Utilisation of an electronic incident report to document injury-related demographics and medical triage in youth, high school and college athletes

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To develop and utilise a custom mobile application to provide a portable yet systematic method to characterise injury demographics, post-injury disposition, and immediate medical care of sport-related concussion in youth, high school and college settings.


Retrospective observational study.


Academic medical centre.


Athletes under the care of Cleveland Clinic Concussion Centre clinicians from August 5, 2014-March 1, 2016. The sample included youth (n=110), high school (n=1175) and college (n=309) athletes; approximately 35% of the sample were female.


Electronic incident reports were completed on all student-athletes with suspected concussion to triage injury severity, document injury-related demographics along with immediate medical management. Total time to complete the incident report was less than three minutes.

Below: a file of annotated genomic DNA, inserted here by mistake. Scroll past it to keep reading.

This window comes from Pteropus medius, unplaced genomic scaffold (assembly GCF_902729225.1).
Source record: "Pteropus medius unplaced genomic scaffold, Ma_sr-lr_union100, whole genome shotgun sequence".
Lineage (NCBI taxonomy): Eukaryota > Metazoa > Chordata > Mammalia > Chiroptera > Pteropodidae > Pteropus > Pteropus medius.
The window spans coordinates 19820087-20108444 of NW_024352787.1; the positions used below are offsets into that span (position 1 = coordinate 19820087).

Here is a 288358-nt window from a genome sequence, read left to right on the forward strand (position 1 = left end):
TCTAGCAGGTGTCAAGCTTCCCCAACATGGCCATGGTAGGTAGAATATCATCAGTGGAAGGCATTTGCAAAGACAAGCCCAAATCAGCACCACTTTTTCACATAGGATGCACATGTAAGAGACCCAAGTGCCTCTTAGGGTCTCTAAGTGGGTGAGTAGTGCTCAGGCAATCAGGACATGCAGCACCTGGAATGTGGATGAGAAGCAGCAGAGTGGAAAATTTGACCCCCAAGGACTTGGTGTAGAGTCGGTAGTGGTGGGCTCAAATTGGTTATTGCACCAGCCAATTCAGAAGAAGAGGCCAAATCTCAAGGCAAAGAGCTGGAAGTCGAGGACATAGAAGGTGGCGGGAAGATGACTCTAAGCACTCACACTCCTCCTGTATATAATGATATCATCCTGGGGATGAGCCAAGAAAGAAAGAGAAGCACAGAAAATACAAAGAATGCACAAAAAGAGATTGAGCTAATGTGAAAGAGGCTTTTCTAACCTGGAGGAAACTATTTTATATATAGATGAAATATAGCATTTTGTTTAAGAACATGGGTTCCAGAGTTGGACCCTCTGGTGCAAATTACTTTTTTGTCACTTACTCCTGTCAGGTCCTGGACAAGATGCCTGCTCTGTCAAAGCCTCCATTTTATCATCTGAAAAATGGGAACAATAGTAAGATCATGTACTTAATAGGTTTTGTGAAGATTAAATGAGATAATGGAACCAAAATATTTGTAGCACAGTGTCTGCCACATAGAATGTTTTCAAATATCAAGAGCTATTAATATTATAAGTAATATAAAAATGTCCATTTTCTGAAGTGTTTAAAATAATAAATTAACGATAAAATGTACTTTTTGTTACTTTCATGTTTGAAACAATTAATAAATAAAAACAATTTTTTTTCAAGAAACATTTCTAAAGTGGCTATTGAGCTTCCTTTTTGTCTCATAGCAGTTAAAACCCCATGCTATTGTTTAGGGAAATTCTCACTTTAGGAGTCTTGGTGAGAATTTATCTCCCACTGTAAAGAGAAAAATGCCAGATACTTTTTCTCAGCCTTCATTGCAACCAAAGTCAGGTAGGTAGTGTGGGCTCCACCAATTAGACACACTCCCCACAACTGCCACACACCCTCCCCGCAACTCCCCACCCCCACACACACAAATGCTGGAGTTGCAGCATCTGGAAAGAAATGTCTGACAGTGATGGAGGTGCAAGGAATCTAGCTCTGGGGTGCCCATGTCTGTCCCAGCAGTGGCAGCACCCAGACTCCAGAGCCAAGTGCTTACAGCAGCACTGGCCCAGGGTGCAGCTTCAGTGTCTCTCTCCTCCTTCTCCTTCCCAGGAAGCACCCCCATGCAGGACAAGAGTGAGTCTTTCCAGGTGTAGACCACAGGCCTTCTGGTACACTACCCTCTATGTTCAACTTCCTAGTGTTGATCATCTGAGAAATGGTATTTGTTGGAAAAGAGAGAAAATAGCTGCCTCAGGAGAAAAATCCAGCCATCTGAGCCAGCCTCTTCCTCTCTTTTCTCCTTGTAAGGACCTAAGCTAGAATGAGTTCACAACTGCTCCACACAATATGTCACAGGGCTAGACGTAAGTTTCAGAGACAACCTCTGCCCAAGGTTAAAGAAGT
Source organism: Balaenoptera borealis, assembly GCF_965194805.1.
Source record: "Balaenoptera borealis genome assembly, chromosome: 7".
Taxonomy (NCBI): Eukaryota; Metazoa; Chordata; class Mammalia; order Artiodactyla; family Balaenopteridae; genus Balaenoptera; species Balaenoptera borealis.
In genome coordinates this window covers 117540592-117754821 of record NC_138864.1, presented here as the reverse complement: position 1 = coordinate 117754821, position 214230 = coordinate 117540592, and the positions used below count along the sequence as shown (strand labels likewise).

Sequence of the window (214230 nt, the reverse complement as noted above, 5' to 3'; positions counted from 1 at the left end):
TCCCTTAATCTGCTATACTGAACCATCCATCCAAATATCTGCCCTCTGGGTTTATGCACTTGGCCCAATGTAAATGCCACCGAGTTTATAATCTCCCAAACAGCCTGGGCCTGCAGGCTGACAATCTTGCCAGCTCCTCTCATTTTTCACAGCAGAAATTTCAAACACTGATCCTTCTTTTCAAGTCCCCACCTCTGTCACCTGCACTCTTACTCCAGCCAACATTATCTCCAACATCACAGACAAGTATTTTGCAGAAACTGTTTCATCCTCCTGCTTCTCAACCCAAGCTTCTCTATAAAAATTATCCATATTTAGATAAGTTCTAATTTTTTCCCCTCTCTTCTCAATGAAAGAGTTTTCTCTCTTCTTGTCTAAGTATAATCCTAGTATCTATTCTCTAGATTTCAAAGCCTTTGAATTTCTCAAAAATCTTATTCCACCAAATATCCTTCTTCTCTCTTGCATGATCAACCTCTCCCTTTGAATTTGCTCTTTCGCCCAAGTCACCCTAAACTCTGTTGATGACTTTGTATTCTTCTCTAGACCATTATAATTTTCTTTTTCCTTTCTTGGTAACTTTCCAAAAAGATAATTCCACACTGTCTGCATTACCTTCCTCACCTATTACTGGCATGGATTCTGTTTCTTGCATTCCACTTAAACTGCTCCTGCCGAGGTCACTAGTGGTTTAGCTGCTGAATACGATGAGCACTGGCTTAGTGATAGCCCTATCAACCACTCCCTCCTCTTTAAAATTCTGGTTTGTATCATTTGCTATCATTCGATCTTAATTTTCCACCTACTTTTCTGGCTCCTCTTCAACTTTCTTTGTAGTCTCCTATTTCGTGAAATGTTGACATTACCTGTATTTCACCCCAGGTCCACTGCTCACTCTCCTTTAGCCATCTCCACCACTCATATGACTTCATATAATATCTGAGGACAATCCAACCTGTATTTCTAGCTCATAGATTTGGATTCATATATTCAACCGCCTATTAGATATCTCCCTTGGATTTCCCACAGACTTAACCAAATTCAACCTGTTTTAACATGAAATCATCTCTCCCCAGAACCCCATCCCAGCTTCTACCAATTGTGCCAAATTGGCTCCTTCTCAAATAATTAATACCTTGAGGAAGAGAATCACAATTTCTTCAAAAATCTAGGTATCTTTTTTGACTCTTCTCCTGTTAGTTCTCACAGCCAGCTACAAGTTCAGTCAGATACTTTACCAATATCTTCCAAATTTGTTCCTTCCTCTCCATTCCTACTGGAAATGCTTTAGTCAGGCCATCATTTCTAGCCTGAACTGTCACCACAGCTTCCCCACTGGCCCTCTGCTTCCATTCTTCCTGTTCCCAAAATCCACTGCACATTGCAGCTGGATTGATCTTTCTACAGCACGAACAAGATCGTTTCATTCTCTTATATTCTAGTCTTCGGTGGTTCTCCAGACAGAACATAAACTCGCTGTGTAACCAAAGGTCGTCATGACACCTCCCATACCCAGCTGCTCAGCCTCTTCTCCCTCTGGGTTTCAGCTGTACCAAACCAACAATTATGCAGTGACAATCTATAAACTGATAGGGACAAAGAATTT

Outcome measures

Sport, mechanism of injury, red flags, immediate symptoms, and post-injury disposition were recorded for all participants.

Main results

Football and soccer represented the greatest frequency of injury across males and females respectively. Despite significantly fewer red flags in youth, they were

Main results

sent to the emergency department four times more frequently (22%) than high school or college athletes (5%).


The systematic characterisation of injury profiles indicates athletes across the continuum of age share general characteristics in terms of incidence as a function of sport and setting (practice vs. competition). The disproportional disposition to emergency departments, despite the absence of red flags, indicates a more conservative approach to youth concussion triage compared to high school and college athletes.

Competing interests


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